All the professional writers sent one kindred message, about how a writer should write tirelessly to become a writer, and how a mentor was incumbent for them. Since there aren’t many career-related workshops in Sikkim for writers, there is still a gap that needs to be bridged between passions to the profession. In that light, Sikkim can surely use more workshops like that in the Global Film Festival. 

The state has a poor record in terms of films it has made and even lesser in the number of people who have made a mark in the national or international film industry. Occasionally, an exceptional director, actor or writer comes along but then somewhere in the pursuit of finding a ‘stable’ career, as tiring as the word is to many ears, many have given up their interests. 

Colleges that have a department for Mass Communication often do not have modules for film, whether it be writing or directing. Worse than not having this, many lack resources that students of film need. Studios, equipment and most important of all, wider exposure to watching and discussing films, taking apart the process bit by bit and examining it to understand how one is created. 

Avinam Mangar, a 2nd-year student studying English Literature at Nar Bahadur Bhandari College is actively interested in writing for film.  

When asked whether courses in Sikkim, especially those pertaining to English and Mass comm should have modules that cater to those who want to work and write for films, he believes it is a good idea to incorporate it into their syllabuses or conduct creative writing workshops or seminars where interested students could sign up to learn more.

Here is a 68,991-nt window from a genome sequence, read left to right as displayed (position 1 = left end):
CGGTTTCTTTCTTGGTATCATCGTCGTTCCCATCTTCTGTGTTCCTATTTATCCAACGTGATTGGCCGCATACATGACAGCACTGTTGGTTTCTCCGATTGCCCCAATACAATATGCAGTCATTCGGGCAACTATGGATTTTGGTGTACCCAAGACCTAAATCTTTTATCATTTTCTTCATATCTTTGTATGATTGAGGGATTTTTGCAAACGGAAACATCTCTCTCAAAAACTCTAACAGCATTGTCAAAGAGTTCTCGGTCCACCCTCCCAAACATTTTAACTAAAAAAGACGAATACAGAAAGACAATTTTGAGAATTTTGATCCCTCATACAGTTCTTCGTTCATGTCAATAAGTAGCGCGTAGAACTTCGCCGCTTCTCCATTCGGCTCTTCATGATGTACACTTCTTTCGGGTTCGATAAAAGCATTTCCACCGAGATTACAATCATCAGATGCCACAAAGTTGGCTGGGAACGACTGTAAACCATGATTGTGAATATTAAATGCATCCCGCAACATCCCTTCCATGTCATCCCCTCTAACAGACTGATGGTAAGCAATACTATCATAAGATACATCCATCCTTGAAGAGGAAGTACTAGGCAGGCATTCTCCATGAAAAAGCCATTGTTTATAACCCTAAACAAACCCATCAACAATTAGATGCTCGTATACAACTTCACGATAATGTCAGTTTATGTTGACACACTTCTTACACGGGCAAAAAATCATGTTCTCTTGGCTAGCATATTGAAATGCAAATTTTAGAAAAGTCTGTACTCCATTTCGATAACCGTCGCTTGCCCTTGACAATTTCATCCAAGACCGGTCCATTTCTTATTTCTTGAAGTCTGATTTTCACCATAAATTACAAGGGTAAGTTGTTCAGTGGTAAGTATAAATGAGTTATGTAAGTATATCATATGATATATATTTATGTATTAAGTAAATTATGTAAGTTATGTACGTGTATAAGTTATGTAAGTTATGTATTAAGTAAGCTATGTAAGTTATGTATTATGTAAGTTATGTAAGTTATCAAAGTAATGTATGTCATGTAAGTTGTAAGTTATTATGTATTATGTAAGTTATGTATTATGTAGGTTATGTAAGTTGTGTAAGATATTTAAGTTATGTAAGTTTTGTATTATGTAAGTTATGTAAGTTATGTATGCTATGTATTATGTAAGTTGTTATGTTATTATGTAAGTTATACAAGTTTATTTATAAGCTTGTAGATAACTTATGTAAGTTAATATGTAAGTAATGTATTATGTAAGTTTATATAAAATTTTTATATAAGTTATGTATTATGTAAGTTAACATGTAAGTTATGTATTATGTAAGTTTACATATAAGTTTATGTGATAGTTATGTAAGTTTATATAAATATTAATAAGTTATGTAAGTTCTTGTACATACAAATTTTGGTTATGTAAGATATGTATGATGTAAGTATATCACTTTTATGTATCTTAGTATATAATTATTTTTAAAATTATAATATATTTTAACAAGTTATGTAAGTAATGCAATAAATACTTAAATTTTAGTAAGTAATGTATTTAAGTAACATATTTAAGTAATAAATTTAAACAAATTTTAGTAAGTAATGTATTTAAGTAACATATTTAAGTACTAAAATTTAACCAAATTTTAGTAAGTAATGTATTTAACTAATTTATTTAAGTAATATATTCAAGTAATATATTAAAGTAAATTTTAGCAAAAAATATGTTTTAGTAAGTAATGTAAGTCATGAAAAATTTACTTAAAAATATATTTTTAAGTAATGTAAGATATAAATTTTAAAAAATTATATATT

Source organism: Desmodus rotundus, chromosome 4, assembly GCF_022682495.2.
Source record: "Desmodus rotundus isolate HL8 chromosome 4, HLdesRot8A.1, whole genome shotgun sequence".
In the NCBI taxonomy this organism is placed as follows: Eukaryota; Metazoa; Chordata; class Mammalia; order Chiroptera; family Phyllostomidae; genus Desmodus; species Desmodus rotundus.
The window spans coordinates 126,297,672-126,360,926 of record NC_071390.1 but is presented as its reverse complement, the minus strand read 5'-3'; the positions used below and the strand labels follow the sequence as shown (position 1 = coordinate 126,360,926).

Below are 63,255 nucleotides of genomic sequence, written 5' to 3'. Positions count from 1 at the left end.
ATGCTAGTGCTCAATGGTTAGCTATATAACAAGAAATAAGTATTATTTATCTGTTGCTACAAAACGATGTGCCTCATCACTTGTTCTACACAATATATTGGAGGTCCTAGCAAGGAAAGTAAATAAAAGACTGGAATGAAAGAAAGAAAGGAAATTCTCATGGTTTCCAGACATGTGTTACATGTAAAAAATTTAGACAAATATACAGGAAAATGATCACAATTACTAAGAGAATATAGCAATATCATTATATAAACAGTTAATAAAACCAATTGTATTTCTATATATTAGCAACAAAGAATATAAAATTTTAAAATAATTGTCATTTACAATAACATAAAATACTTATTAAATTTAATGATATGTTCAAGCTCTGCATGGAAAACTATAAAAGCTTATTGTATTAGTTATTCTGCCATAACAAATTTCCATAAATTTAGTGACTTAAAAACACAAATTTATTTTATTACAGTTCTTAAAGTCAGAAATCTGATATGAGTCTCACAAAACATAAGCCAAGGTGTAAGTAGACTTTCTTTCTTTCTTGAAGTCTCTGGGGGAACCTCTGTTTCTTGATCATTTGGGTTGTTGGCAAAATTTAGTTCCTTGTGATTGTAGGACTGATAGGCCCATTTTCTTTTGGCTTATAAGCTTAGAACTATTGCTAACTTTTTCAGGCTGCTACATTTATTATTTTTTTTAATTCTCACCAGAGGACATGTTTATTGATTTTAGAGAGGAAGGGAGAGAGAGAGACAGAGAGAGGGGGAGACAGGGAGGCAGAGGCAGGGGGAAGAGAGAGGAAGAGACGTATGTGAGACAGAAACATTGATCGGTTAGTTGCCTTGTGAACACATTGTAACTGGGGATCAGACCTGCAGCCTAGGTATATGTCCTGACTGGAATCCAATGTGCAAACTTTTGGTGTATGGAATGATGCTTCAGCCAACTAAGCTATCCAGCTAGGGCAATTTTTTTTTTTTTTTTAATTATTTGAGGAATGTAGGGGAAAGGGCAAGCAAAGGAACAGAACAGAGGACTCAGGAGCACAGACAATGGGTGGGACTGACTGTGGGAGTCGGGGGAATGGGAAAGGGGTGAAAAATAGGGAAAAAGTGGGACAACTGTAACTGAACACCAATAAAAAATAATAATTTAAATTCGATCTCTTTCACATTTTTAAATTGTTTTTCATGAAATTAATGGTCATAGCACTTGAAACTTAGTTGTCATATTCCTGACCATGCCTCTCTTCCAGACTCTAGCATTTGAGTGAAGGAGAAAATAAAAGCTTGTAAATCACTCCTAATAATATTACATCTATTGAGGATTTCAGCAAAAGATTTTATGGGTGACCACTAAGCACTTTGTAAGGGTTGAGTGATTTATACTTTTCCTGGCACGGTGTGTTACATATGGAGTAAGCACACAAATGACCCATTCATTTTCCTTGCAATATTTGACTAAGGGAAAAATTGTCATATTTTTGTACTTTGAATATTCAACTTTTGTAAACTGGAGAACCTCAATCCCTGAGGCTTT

“For a certain number of students, such modules should be presented it gives them an idea and also help them to get into film industries. Flim industry in India is certainly one of the good money-making industry, it does carry certain charm.”

Movies and videos have always captured the attention of people since its invention. With Netflix and Chill becoming one of the most used hashtags online or even in general conversation, it is clear that all generations like to wind down by watching something on streaming platforms or YouTube, if not live TV. A lot of cultural associations and shaping of ideologies are made through watching films or documentaries. Various narratives are portrayed, much thought is provoked and soon enough, with banding together of like-minded people, there is a discussion of something much larger and an hour’s worth of moving images turns into a conversation or even an academic paper.